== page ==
Reducing Freelist Re-link Operations
Oracle Tips by Burleson Consulting
Either of these techniques will cause the
freelists to be populated largely from new extents. Of course, this
approach requires lots of extra disk space, and the table must be
reorganized periodically to reclaim the wasted storage. Freelist
re-links can be reduced in two ways:
"Turn down" freelist re-links by setting
pctused to 1. Setting pctused to a low value means that
data blocks are not re-linked onto the freelist chain unless they
are completely empty.
Use the append hint when adding rows.
By using append with inserts, you tell Oracle to bypass the
freelists and raise the high-water mark for the table to grab a
fresh, unused data block.
Tip: Remember the cardinal rule of object
tuning. There is a direct trade-off between efficient space reuse
and fast performance of insert statements. If high
performance is more important than space reuse, you can use an
Oracle8 SQL hint that will bypass freelist checking. By placing
/*+ append */ immediately after the insert keyword, you
direct Oracle to increase the high-water mark for the table and
place the row into a fresh empty block.
Now that you understand how freelists operate
within each Oracle table and index, you are ready to dig deeper and
look at long data columns and DML behavior.
Long Data Columns and DML Behavior
One of the most confounding problems with
some Oracle tables is the use of large columns. The main problem
with RAW and LONG RAW, BLOB and CLOB datatypes is that they often
exceed the block size, and whenever a column is larger than the
database block size, the column will fragment onto an adjacent data
block. This causes Oracle to incur two I/Os instead of one I/O every
time the row is accessed. This block-chaining problem is especially
prevalent in tables where column lengths grow to thousands of bytes.
Of course, it is a good idea to use the maximum supported
db_block_size for your version of Oracle (usually 8,192 bytes)
in an effort to minimize this chaining.
In order to avoid fragmentation of a row,
Oracle will always insert table rows containing a RAW or LONG RAW
column onto a completely empty block. Therefore, on insert, Oracle
will not attempt to insert below the high-water mark (using
freelists) and will always bump the high-water mark, pulling the
free blocks from the master freelist. Since Oracle pulls free blocks
by raising the high-water mark, Oracle will not reuse blocks once
they have been placed on the freelist chain. Actually, free blocks
below the high-water mark (i.e., blocks on the freelists) may be
used for inserting LONG columns, but only if the block is completely
empty. If the block is partially used but still below the pctused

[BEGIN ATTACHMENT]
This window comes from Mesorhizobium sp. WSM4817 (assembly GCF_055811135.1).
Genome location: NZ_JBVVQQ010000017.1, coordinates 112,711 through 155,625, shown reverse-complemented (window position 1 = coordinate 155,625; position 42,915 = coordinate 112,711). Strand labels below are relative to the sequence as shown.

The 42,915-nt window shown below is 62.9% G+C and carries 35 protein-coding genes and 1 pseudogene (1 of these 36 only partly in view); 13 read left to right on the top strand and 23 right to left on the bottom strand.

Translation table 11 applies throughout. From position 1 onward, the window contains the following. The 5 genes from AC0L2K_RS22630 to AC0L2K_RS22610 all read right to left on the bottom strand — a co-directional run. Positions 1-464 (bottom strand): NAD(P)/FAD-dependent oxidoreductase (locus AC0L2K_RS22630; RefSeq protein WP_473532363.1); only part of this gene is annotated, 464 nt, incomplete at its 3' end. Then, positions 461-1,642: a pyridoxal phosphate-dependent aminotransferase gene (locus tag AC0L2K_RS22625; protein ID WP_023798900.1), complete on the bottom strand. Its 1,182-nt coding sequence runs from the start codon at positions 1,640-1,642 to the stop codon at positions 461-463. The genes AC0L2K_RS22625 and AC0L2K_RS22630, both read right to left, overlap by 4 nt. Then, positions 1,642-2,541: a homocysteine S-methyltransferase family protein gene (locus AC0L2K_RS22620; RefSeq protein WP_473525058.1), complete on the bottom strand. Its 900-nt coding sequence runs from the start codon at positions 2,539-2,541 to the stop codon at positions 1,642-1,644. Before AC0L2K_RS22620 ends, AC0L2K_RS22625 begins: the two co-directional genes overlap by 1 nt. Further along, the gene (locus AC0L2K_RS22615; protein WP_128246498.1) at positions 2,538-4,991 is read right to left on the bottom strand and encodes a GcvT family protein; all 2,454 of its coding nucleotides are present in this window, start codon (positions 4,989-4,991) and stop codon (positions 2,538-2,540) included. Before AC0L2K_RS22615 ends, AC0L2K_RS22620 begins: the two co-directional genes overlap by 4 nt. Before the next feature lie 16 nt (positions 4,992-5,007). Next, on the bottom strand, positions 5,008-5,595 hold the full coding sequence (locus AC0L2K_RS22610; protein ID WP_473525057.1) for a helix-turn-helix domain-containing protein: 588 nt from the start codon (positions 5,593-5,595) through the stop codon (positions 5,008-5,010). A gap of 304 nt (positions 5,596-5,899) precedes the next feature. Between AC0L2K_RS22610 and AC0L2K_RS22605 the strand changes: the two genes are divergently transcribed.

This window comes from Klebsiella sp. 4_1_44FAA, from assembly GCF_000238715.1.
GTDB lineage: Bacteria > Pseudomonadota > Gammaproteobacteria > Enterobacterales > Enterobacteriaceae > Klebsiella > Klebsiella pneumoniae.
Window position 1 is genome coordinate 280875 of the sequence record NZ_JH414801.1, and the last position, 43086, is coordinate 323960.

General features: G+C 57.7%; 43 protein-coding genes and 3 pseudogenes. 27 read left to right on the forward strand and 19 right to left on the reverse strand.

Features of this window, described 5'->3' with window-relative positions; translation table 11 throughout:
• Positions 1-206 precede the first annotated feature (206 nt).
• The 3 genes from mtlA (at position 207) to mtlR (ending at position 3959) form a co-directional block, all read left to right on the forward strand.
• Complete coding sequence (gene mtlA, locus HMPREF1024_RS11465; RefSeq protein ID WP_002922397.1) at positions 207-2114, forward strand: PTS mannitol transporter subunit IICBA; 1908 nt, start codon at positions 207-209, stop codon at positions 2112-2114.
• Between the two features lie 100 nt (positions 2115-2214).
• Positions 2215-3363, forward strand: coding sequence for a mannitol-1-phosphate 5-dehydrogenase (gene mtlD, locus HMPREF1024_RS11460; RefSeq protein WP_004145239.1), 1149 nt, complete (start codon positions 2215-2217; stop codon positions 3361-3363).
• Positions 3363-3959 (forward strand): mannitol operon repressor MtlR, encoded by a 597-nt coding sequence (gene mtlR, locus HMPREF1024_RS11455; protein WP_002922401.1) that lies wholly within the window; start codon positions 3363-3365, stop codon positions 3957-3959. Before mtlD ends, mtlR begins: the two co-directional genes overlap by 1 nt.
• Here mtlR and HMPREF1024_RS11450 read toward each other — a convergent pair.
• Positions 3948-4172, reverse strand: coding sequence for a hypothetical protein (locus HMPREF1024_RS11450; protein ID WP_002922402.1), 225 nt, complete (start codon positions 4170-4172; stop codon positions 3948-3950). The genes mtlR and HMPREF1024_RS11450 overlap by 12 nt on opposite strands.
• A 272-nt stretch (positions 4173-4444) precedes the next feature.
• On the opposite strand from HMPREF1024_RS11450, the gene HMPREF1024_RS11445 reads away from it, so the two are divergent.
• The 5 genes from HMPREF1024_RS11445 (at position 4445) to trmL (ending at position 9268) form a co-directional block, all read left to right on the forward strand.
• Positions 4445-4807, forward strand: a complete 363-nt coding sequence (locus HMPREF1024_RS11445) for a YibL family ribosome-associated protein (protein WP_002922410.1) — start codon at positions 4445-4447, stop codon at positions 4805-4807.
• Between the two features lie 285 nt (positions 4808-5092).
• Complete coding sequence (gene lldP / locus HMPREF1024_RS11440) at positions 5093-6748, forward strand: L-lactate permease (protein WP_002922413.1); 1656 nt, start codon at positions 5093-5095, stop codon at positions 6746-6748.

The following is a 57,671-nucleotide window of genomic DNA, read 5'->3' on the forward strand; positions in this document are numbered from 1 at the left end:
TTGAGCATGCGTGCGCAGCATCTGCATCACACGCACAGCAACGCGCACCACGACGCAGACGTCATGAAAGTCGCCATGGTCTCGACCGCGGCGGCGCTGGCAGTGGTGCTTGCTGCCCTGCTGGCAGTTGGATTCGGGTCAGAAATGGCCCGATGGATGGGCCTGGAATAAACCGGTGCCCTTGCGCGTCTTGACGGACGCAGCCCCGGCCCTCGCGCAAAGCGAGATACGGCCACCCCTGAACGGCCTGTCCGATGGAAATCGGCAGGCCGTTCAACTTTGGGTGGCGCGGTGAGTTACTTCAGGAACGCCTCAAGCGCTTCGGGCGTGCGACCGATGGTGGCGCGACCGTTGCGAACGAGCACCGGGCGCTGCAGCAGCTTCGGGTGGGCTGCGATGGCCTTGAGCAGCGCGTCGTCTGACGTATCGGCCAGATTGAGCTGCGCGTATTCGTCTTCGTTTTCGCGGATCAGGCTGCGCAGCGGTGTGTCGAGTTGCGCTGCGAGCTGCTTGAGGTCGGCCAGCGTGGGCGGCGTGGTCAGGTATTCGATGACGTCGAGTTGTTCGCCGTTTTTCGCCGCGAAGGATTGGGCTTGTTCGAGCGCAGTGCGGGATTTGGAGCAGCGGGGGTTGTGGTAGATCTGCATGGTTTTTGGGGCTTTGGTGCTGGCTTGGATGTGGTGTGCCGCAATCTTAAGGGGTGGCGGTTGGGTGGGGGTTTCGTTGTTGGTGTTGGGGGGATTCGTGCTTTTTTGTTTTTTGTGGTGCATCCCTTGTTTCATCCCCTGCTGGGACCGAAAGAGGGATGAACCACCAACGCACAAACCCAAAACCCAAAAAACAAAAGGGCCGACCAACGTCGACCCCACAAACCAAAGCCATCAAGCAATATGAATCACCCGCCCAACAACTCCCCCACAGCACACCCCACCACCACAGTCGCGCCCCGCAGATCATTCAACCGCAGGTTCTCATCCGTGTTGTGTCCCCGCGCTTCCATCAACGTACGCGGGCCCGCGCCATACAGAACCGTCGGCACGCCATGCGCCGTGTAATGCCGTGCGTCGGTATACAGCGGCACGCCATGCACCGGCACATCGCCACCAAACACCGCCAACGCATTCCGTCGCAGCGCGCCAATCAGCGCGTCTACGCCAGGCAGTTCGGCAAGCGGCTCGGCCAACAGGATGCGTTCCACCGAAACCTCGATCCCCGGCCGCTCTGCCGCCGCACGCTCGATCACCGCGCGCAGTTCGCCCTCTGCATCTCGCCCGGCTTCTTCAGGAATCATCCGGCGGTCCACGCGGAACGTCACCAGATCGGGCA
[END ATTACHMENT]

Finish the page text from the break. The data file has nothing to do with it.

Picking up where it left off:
mark, it will not be used to insert the LONG data.
Remember, multiple freelists can waste a
significant amount of disk space. Tables with dozens of freelists
may exhibit the “sparse table” phenomenon as the table grows and
each freelist contains blocks that are not known to the other
freelist chains. If these tables consume too much space, the Oracle
administrator faces a tough decision. To maximize space reuse, you
would want the table to be placed onto a freelist as soon as it is
capable of receiving more than two new rows. Therefore, a fairly
high value for pctused is desired. On the other hand, this
would result in slower run-time performance, since Oracle will be
able to insert only a few rows before having to perform an I/O to
get another block.
cases when large row lengths and an improper setting of pctfree
can cause performance degradation during SQL insert
operations. The problem occurs when a block becomes too full to
accept another row while the block remains on the freelist. As rows
are inserted, Oracle must fetch these blocks from the freelist, only
to find that there is not enough room for a row. Fortunately, Oracle
will not continue fetching freelist blocks forever. After retrieving
five too-small blocks from the freelist, Oracle assumes that there
will be no blocks on the freelist that have enough space for the
row, and Oracle will grab an empty block from the master freelist,
as shown in Figure 17-7.
Figure 5: Oracle
eventually abandons the freelist and raises the high-water mark
This problem usually occurs when the row
length for the table exceeds the space reserved on the block. For
example, with 4K blocks and pctfree=10, the reserved space
will equal 410 bytes (not counting block header space). Therefore,
we may see this problem for any rows that are more than 410 bytes in
Now that you understand the internal freelist
linking mechanism, let’s see how to monitor Oracle to identify when
Oracle is waiting because of freelist contention.
This is an excerpt from "Oracle High-Performance SQL Tuning" by
Donald K. Burleson, published by Oracle Press.